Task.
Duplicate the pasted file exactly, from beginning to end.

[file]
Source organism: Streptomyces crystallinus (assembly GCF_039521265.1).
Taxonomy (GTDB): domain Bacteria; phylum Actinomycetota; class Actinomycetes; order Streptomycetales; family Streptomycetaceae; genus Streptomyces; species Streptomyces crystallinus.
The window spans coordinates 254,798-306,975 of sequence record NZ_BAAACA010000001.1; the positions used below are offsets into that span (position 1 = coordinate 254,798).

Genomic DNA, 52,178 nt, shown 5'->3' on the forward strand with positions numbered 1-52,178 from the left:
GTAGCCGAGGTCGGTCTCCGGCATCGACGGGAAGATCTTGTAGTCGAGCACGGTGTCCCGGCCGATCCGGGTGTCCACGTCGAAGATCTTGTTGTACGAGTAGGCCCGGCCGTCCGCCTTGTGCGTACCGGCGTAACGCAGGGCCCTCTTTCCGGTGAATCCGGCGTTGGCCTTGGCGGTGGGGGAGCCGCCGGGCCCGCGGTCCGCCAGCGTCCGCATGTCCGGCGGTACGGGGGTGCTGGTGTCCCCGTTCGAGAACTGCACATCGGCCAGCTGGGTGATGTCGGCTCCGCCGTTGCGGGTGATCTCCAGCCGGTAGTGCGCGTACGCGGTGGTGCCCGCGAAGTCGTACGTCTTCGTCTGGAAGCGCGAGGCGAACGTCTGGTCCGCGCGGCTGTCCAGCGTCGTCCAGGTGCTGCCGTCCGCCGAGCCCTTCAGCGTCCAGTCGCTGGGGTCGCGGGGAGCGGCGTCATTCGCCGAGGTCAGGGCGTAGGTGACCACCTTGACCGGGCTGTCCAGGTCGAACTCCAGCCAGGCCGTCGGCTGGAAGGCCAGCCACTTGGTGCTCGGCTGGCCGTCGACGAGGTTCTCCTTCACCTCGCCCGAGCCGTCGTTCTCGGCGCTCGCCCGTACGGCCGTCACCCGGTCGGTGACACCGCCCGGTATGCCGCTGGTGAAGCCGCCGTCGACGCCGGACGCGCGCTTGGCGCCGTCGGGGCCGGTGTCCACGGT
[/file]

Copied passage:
Source organism: Streptomyces crystallinus (assembly GCF_039521265.1).
Taxonomy (GTDB): domain Bacteria; phylum Actinomycetota; class Actinomycetes; order Streptomycetales; family Streptomycetaceae; genus Streptomyces; species Streptomyces crystallinus.
The window spans coordinates 254,798-306,975 of sequence record NZ_BAAACA010000001.1; the positions used below are offsets into that span (position 1 = coordinate 254,798).

Genomic DNA, 52,178 nt, shown 5'->3' on the forward strand with positions numbered 1-52,178 from the left:
GTAGCCGAGGTCGGTCTCCGGCATCGACGGGAAGATCTTGTAGTCGAGCACGGTGTCCCGGCCGATCCGGGTGTCCACGTCGAAGATCTTGTTGTACGAGTAGGCCCGGCCGTCCGCCTTGTGCGTACCGGCGTAACGCAGGGCCCTCTTTCCGGTGAATCCGGCGTTGGCCTTGGCGGTGGGGGAGCCGCCGGGCCCGCGGTCCGCCAGCGTCCGCATGTCCGGCGGTACGGGGGTGCTGGTGTCCCCGTTCGAGAACTGCACATCGGCCAGCTGGGTGATGTCGGCTCCGCCGTTGCGGGTGATCTCCAGCCGGTAGTGCGCGTACGCGGTGGTGCCCGCGAAGTCGTACGTCTTCGTCTGGAAGCGCGAGGCGAACGTCTGGTCCGCGCGGCTGTCCAGCGTCGTCCAGGTGCTGCCGTCCGCCGAGCCCTTCAGCGTCCAGTCGCTGGGGTCGCGGGGAGCGGCGTCATTCGCCGAGGTCAGGGCGTAGGTGACCACCTTGACCGGGCTGTCCAGGTCGAACTCCAGCCAGGCCGTCGGCTGGAAGGCCAGCCACTTGGTGCTCGGCTGGCCGTCGACGAGGTTCTCCTTCACCTCGCCCGAGCCGTCGTTCTCGGCGCTCGCCCGTACGGCCGTCACCCGGTCGGTGACACCGCCCGGTATGCCGCTGGTGAAGCCGCCGTCGACGCCGGACGCGCGCTTGGCGCCGTCGGGGCCGGTGTCCACGGT